The Climate Crisis and Its Impacts: Perspectives on Public Health, Forests, and Indigenous Rights
Moderated by Andréia Coutinho Louback, journalist and climate justice specialist, the panel was part of the Climate Hub Rio launch on March 14.
Addressing and mitigating the impacts of the climate crisis is a matter of social justice. So providing a space to discuss such issues is directly linked to our mission. Moderated by Andréia Coutinho Louback, journalist and climate justice specialist, the panel brought perspectives on public health, forests, and indigenous rights to the discussion of the climate crisis and its impacts.
The debate was part of the Climate Hub Rio launch event, on March 14, which was attended by several Brazilian and foreign authorities in the fields of climate, environment, human rights, public policy, technology, and innovation. A panel on urban sustainability and the role of cities in the climate crisis completed the day’s program (news article to be published soon).
To start the discussion, indigenous issues were the first topic to be addressed. “We know because there is scientific research, that indigenous territories and conservation units are the territories in Brazil where biodiversity, fauna, and flora are preserved the most”, Samela Sateré Mawé, Indigenous Communicator and Climate and Indigenous Issues Activist, said. This is because indigenous peoples have a sense of belonging and connection with the territory, she added. Therefore, the climate crisis has a direct impact on indigenous peoples and their health, especially when combined with the impacts of illegal mining on their territories.
In addition to all the violence caused by illegal mining, mercury also affects the biodiversity of the region, as it contaminates rivers and animals. This in turn affects the diet of indigenous peoples, as one of their major food sources is contaminated, which causes them to starve and die. It is an extremely negative cycle, Sateré Mawé explained.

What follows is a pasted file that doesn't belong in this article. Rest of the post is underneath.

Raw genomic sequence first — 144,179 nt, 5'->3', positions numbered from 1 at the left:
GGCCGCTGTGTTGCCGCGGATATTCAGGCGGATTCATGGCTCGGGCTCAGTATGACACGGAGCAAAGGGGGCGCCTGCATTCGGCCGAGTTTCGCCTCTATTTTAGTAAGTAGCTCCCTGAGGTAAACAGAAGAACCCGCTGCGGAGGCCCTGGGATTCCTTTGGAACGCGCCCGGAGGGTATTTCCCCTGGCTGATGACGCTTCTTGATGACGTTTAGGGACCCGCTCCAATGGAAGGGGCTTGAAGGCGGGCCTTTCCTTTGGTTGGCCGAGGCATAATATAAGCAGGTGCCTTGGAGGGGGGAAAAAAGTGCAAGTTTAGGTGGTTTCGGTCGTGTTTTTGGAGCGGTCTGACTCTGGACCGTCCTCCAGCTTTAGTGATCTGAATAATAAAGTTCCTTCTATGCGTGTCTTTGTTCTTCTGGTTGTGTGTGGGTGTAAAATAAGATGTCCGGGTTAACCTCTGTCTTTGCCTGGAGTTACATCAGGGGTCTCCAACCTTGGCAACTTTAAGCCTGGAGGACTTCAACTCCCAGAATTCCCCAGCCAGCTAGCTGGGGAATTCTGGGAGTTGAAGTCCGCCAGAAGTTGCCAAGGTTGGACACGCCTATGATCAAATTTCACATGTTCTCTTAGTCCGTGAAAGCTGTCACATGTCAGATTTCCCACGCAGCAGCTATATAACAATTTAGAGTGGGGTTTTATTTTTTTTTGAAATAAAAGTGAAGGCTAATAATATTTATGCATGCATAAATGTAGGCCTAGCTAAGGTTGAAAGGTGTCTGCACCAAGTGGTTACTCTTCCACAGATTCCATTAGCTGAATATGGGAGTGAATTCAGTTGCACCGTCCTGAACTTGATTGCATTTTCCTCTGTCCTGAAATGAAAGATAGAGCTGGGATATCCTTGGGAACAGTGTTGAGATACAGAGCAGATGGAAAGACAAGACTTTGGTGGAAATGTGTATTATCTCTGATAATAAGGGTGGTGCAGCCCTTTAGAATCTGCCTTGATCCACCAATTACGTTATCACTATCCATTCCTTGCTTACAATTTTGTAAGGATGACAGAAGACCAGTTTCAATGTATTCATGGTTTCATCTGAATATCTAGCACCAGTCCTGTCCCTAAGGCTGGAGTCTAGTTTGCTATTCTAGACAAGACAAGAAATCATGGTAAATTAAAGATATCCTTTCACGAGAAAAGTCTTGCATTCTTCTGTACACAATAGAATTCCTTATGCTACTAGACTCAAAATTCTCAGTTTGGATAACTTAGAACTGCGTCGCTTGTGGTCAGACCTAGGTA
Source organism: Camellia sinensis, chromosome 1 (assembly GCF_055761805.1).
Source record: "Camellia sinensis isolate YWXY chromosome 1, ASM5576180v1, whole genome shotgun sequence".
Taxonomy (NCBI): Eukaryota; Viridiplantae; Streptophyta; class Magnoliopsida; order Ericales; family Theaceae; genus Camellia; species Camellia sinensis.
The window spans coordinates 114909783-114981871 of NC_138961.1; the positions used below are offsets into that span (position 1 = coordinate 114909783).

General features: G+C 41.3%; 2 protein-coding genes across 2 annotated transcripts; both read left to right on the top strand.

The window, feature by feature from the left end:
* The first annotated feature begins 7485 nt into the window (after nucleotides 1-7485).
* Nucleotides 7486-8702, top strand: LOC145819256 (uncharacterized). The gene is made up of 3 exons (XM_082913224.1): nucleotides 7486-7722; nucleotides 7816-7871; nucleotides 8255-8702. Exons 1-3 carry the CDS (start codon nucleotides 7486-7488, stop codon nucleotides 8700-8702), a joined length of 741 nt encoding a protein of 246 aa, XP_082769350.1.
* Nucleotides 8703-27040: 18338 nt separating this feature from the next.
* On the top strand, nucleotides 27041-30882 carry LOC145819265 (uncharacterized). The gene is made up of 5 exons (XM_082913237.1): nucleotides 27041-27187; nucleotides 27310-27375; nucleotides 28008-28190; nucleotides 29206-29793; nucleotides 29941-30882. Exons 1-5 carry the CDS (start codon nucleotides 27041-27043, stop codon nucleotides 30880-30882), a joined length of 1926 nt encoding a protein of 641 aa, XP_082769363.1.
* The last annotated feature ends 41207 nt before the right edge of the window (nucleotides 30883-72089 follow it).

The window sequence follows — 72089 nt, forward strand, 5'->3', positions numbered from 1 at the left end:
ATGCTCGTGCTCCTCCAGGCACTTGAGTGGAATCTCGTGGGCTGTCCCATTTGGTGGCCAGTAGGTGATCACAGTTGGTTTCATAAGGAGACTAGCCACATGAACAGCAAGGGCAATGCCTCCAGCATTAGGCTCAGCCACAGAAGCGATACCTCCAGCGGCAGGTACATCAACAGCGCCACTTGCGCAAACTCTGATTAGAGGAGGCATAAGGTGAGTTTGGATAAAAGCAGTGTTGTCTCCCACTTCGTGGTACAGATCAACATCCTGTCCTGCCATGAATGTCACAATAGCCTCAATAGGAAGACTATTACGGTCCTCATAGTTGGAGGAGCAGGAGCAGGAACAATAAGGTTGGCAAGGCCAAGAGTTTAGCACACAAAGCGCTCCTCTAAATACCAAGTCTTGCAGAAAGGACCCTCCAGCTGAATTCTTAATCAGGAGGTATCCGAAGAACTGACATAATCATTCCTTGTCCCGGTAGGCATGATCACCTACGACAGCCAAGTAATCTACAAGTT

“Indigenous causes and environmental causes go hand in hand, it is impossible to dissociate them”, she highlighted.
Bringing academia into the conversation, especially focused on health issues, Professor Rudi Rocha, Director of the Institute for Health Policy Studies (IEPS), shared that the volume of research about climate change and its impacts on society’s health is growing, which is good news.
As Director of IEPS, Rocha is the coordinator and one of the authors of the study “A Saúde na Amazônia Legal: Uma Agenda para Ação” (in Portuguese), about health in the Amazon. The study was recently published as part of the Amazônia 2030 project, an initiative led by Brazilian researchers to develop an action plan for the Brazilian Amazon.
“The intersection between health, environment, and climate is the most fundamental one for life, and it's so natural that we don't even realize it”, he said.
“The intersection between health, environment, and climate is the most fundamental one for life, and it's so natural that we don't even realize it”
Health issues also encompass healthy and sustainable eating. So, when speaking of food systems, the question posed was: “Can Brazil and Latin America feed the world in a sustainable way?”
Sustainable food production is a challenge to the country, the region, and food producers around the world. However, the answer lies on the balance of three aspects: economic, social, and environmental, said Water Baethgen, Senior Researcher at Columbia Climate School.